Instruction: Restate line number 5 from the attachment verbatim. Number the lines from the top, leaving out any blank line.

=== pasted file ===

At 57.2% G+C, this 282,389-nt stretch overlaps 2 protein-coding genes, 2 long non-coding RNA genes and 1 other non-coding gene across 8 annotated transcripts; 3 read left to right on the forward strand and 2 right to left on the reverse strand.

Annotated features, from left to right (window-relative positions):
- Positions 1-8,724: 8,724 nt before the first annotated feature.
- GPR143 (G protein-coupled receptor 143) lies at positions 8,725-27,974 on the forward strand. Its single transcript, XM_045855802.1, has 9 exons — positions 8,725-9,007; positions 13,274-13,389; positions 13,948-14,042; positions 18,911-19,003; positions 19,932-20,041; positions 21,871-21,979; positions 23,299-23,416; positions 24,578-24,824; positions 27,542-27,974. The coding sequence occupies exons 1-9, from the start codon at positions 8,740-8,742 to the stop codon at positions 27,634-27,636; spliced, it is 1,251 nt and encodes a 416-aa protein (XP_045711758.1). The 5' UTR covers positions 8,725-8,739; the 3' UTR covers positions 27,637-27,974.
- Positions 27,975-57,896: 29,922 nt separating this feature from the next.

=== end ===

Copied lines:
- Positions 27,975-57,896: 29,922 nt separating this feature from the next.